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Nicene and Post-Nicene Fathers, Ser. II, Vol. XI:
The Works of Sulpitius Severus.: Chapter XXVII.

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Chapter XXVII.

The Israelites yet again turned to idols; and, being deprived of the divine protection, were subdued by the Philistines, and paid the penalty of their unfaithfulness by forty years of captivity. At that time, Samson is related to have been born. His mother, after being long barren, had a vision of an angel, and was told to abstain from wine, and strong drink, and everything unclean; for that she should bear a son who would be the restorer of liberty to the Israelites, and their avenger upon their enemies. He, with unshorn locks, is said to have been possessed of marvelous strength, so much so that he tore to pieces with his hands a lion which met him in the way. He had a wife from the Philistines, and when she, in the absence of her husband, had entered into marriage with another, he, through indignation on account of his wife being thus taken from him, wrought destruction to her nation. Trusting in God and his own strength, he openly brought disaster on those hitherto victors. For, catching three hundred foxes, he tied burning torches to their tails, and sent them into the fields of the enemy. It so happened that at the time the harvest was ripe, and thus the fire easily caught, while the vines and olive-trees were burnt to ashes. He was thus seen to have avenged the injury done him in taking away his wife, by a great loss inflicted on the Philistines. And they, enraged at this disaster, destroyed by fire the woman who had been the cause of so great a calamity, along with her house and her father. But Samson, thinking himself as yet but poorly avenged, ceased not to harass the heathen race with all sorts of evil devices. Then the Jews, being compelled to it, handed him over as a prisoner to the Philistines; but, when thus handed over, he burst his bonds and seizing the jaw-bone 293 of an ass, which chance offered him as a weapon, he slew a thousand of his enemies. And, as the heat of the day grew violent, and he began to suffer from thirst, he called upon God, and water flowed forth from 294 the bone which he held in his hand.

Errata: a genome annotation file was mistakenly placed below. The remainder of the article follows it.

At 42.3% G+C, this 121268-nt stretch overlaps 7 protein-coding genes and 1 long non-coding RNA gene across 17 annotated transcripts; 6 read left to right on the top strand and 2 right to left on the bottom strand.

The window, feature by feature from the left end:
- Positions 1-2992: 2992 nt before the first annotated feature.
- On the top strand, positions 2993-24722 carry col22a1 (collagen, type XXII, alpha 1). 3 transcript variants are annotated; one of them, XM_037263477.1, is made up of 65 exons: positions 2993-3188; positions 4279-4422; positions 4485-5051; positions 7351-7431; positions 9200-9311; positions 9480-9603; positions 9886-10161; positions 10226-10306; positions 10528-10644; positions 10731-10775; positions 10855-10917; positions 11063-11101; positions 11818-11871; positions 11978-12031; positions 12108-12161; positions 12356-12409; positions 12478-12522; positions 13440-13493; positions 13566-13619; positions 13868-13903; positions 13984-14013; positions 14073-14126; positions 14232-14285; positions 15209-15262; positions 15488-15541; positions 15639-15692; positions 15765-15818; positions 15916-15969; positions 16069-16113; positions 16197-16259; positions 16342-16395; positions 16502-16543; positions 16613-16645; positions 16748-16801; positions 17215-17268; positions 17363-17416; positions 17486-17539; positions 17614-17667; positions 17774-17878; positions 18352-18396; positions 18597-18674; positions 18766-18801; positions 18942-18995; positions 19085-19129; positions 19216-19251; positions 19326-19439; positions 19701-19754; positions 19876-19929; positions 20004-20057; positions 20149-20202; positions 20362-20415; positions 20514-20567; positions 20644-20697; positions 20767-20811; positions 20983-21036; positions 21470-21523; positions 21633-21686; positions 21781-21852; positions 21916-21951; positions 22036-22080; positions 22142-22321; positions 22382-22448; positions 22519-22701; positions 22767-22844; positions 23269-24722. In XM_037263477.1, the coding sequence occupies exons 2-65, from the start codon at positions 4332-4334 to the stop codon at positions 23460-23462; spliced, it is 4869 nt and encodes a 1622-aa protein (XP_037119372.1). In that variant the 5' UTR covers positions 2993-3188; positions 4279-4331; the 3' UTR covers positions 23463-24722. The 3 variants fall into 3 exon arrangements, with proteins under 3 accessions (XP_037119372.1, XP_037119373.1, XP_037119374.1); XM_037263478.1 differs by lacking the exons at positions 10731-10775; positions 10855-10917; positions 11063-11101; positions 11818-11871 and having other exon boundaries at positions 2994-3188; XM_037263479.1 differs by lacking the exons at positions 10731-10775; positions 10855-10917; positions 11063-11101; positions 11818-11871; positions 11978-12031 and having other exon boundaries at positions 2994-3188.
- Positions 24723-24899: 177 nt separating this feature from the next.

Simply “osse asini” in text.


This is clearly the meaning, and Halm’s punctuation, “invocato Deo ex osse, quod manu tenebat, aqua fluxit,” is obviously wrong.

Next: Chapter XXVIII.